Unanderra, Australia (PRWEB) February 16, 2015
When he was a teenager, author Warwick Howard Grace’s father grew an interest in Irish history. They worked together on developing a narrative during the 1960's–70's, merging history with a fictionalised version of the events. After his father’s death in 1988, the author continued research and completed the story. “They Served the Devil's Brood” (published by Xlibris AU) is the fulfillment of that vision.
An influential family in 12th Century south-west Wales tried to remain neutral in the developing conflict between King Stephen and the Plantagenet family of Anjou. Two cousins from Carew in Wales grew to maturity and became involved when Henry II became King and gave consent to an exiled minor Irish king to regain his territory, if he could gain the support of Norman-Welsh barons. The resulting incursion into Ireland led to dramatic changes in that land, in the context of wider developments that were occurring as the Roman Church sought greater control in regions of Celtic Church heritage and as a forceful Islam was met with the Roman Church's zeal to regain the Holy Land.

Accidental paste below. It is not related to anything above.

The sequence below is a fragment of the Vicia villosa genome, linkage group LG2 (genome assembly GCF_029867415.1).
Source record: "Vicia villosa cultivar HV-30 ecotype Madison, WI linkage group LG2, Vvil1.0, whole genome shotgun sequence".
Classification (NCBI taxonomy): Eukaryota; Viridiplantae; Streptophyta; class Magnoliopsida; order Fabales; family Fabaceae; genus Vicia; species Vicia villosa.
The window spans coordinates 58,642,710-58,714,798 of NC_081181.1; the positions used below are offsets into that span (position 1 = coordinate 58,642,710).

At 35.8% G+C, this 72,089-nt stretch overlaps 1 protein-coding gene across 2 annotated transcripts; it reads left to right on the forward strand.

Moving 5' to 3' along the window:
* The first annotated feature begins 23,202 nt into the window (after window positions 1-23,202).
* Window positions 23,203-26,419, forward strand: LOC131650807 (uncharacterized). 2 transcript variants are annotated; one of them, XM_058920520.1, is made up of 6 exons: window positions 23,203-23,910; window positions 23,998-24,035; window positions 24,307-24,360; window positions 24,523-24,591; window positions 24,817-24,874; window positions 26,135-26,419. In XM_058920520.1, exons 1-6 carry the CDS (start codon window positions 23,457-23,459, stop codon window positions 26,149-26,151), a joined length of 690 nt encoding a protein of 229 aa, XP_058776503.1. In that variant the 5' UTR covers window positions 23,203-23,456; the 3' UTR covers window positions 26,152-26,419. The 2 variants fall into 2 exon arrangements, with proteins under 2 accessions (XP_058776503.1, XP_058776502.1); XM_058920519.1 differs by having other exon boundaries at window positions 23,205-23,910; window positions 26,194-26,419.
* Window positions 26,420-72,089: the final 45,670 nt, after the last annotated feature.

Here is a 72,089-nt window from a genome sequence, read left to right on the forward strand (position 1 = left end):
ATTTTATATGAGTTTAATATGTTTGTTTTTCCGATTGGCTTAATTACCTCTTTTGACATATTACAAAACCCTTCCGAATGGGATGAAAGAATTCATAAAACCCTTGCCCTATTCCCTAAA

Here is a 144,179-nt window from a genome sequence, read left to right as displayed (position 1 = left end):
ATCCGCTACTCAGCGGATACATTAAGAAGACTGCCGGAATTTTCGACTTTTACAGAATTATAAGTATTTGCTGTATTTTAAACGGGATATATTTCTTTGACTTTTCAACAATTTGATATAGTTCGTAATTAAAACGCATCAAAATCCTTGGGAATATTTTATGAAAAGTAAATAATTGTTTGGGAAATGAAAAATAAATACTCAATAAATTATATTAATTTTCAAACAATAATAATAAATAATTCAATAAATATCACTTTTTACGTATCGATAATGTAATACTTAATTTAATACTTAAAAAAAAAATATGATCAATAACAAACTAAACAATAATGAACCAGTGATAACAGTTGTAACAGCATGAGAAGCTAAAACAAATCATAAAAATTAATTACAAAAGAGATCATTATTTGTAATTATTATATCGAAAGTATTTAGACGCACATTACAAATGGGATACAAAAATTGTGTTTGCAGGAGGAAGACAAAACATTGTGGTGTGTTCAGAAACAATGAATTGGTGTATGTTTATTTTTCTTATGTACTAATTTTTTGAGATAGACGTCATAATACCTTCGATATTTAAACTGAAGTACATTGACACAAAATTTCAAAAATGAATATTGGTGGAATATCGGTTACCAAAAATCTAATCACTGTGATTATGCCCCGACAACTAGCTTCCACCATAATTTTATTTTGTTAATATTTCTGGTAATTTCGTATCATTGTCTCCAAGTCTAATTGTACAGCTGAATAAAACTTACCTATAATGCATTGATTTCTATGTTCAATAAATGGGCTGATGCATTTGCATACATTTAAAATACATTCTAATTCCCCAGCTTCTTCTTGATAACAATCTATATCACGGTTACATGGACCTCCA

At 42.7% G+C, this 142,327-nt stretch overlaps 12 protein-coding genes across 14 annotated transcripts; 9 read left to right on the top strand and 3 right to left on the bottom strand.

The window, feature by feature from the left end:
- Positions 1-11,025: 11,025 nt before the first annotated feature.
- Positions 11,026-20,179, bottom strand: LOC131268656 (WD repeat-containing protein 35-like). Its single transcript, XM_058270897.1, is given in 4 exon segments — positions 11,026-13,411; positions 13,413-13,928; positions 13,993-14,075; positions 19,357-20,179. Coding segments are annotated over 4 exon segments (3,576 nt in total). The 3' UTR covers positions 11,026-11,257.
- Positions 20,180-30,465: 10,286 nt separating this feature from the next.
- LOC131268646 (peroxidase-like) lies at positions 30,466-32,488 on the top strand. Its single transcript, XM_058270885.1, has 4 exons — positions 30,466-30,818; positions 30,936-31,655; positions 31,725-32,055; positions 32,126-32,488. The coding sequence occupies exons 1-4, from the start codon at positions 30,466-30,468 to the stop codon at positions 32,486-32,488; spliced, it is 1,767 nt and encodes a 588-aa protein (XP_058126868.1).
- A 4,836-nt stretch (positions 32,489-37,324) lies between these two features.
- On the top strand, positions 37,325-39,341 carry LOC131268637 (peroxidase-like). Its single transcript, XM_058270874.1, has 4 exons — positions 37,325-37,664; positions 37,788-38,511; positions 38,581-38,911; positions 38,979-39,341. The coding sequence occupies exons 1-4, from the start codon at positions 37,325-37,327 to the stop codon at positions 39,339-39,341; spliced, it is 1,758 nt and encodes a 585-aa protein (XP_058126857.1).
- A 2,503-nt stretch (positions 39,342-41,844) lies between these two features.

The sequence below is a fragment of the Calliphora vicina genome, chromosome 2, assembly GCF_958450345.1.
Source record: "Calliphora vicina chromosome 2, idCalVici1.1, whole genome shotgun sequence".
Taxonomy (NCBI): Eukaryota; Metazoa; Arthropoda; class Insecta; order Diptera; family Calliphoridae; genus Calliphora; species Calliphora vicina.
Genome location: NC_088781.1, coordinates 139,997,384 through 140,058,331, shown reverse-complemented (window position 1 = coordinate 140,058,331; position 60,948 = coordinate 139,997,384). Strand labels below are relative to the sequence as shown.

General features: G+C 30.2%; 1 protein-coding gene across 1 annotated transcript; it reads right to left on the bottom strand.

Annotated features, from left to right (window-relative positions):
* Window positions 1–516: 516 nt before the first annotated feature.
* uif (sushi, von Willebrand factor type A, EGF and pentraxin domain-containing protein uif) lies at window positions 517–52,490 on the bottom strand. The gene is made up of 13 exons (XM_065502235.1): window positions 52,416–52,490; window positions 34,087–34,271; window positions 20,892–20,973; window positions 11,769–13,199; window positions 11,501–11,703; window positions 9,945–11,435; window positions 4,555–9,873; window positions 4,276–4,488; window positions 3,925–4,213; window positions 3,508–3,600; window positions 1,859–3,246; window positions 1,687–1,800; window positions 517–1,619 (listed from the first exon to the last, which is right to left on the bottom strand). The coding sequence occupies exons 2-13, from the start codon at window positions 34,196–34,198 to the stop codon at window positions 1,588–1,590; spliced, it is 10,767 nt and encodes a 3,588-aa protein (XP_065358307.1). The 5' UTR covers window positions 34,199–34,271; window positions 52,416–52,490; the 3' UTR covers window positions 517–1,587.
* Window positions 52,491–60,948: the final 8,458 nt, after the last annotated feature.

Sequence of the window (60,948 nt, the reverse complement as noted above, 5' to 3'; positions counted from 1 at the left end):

“I believe the book can present a greater understanding, through narrative, of a crucial period in western history,” Warwick says. “The 12th Century has left a historically ineradicable mark on the west and Middle East. In this context there are allusions to an interesting, almost legendary character, Madoc, a Welsh-born prince and navigator. The story also discusses Biblical spirituality as distinct from formalised religious experience.”
Although a work of fiction, “They Served the Devil's Brood” is structured around and supported by footnotes and historical references, including maps, drawings and photographs.
“They Served the Devil's Brood”
By Warwick Howard Grace
Hardcover | 6x9in | 792 pages | ISBN 9781503500679
Softcover | 6x9in | 792 pages | ISBN 9781503500662
E-Book | 792 pages | ISBN 9781503500655
Available at Amazon and Barnes & Noble
About the Author
Warwick Grace was born in 1932 at Wellington NSW, a small country town gradually dwarfed by three other nearby towns – Orange, Dubbo and Mudgee. He nearly died from peritonitis in 1949, when about to sit for his final school exams. Two years later he entered four-year training as a high school art teacher, commencing teaching in Sydney. The same year, he and Pam (Murphy) were married. His work led them to Newcastle for three years and then back to Sydney, where he worked part-time as well with Stanmore Missionary Press, in editing, layout and illustration. In 2006 he was asked to commence tutoring a free Art Class in the local Baptist Church, where he had been an Elder since 1977 – an enjoyable return to his original vocation.
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